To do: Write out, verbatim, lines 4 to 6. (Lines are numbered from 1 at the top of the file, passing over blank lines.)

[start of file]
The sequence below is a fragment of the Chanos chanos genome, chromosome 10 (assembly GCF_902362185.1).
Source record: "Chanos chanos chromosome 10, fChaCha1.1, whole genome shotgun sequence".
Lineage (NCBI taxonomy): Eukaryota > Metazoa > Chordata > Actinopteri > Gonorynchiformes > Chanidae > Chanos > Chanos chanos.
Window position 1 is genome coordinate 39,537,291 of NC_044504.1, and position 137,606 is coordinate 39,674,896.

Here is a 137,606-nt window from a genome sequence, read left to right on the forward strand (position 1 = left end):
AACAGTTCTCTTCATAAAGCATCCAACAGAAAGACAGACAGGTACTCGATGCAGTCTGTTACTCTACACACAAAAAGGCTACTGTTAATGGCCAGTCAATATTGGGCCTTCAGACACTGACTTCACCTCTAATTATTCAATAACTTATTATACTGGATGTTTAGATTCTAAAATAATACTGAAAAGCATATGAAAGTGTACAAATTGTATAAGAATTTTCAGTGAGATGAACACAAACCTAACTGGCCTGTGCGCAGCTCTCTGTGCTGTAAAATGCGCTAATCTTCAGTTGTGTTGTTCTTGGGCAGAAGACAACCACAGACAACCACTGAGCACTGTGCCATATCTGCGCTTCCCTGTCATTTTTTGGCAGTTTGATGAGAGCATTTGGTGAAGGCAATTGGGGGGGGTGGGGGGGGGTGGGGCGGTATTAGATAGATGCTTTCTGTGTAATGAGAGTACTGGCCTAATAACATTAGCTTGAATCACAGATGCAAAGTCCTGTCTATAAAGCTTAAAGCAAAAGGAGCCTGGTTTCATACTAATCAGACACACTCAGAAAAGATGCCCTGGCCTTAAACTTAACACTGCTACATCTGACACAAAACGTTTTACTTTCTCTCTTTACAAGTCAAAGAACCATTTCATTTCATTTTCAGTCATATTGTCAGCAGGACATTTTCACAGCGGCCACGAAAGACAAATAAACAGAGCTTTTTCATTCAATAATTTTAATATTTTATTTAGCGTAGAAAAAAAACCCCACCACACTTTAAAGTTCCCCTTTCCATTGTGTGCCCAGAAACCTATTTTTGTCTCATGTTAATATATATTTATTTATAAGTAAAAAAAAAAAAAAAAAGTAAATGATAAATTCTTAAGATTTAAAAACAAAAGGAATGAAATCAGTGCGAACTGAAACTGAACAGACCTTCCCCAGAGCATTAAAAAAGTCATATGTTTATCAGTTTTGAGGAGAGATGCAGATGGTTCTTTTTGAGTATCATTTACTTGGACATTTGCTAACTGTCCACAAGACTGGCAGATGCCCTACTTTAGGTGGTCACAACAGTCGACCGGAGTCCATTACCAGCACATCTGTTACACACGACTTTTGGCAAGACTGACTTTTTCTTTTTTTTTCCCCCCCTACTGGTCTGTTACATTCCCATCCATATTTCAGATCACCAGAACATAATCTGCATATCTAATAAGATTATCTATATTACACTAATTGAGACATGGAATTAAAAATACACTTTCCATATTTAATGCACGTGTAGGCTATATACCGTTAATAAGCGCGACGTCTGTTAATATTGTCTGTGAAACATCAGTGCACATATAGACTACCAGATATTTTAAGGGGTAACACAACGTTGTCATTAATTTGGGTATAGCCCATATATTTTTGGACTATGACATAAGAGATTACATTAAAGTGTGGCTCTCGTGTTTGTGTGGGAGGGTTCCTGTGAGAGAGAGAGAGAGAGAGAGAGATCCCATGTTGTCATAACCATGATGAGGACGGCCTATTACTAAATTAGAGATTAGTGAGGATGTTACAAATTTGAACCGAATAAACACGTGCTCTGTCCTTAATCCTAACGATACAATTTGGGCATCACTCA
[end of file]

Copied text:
Window position 1 is genome coordinate 39,537,291 of NC_044504.1, and position 137,606 is coordinate 39,674,896.

Here is a 137,606-nt window from a genome sequence, read left to right on the forward strand (position 1 = left end):
AACAGTTCTCTTCATAAAGCATCCAACAGAAAGACAGACAGGTACTCGATGCAGTCTGTTACTCTACACACAAAAAGGCTACTGTTAATGGCCAGTCAATATTGGGCCTTCAGACACTGACTTCACCTCTAATTATTCAATAACTTATTATACTGGATGTTTAGATTCTAAAATAATACTGAAAAGCATATGAAAGTGTACAAATTGTATAAGAATTTTCAGTGAGATGAACACAAACCTAACTGGCCTGTGCGCAGCTCTCTGTGCTGTAAAATGCGCTAATCTTCAGTTGTGTTGTTCTTGGGCAGAAGACAACCACAGACAACCACTGAGCACTGTGCCATATCTGCGCTTCCCTGTCATTTTTTGGCAGTTTGATGAGAGCATTTGGTGAAGGCAATTGGGGGGGGTGGGGGGGGGTGGGGCGGTATTAGATAGATGCTTTCTGTGTAATGAGAGTACTGGCCTAATAACATTAGCTTGAATCACAGATGCAAAGTCCTGTCTATAAAGCTTAAAGCAAAAGGAGCCTGGTTTCATACTAATCAGACACACTCAGAAAAGATGCCCTGGCCTTAAACTTAACACTGCTACATCTGACACAAAACGTTTTACTTTCTCTCTTTACAAGTCAAAGAACCATTTCATTTCATTTTCAGTCATATTGTCAGCAGGACATTTTCACAGCGGCCACGAAAGACAAATAAACAGAGCTTTTTCATTCAATAATTTTAATATTTTATTTAGCGTAGAAAAAAAACCCCACCACACTTTAAAGTTCCCCTTTCCATTGTGTGCCCAGAAACCTATTTTTGTCTCATGTTAATATATATTTATTTATAAGTAAAAAAAAAAAAAAAAAGTAAATGATAAATTCTTAAGATTTAAAAACAAAAGGAATGAAATCAGTGCGAACTGAAACTGAACAGACCTTCCCCAGAGCATTAAAAAAGTCATATGTTTATCAGTTTTGAGGAGAGATGCAGATGGTTCTTTTTGAGTATCATTTACTTGGACATTTGCTAACTGTCCACAAGACTGGCAGATGCCCTACTTTAGGTGGTCACAACAGTCGACCGGAGTCCATTACCAGCACATCTGTTACACACGACTTTTGGCAAGACTGACTTTTTCTTTTTTTTTCCCCCCCTACTGGTCTGTTACATTCCCATCCATATTTCAGATCACCAGAACATAATCTGCATATCTAATAAGATTATCTATATTACACTAATTGAGACATGGAATTAAAAATACACTTTCCATATTTAATGCACGTGTAGGCTATATACCGTTAATAAGCGCGACGTCTGTTAATATTGTCTGTGAAACATCAGTGCACATATAGACTACCAGATATTTTAAGGGGTAACACAACGTTGTCATTAATTTGGGTATAGCCCATATATTTTTGGACTATGACATAAGAGATTACATTAAAGTGTGGCTCTCGTGTTTGTGTGGGAGGGTTCCTGTGAGAGAGAGAGAGAGAGAGAGAGATCCCATGTTGTCATAACCATGATGAGGACGGCCTATTACTAAATTAGAGATTAGTGAGGATGTTACAAATTTGAACCGAATAAACACGTGCTCTGTCCTTAATCCTAACGATACAATTTGGGCATCACTCA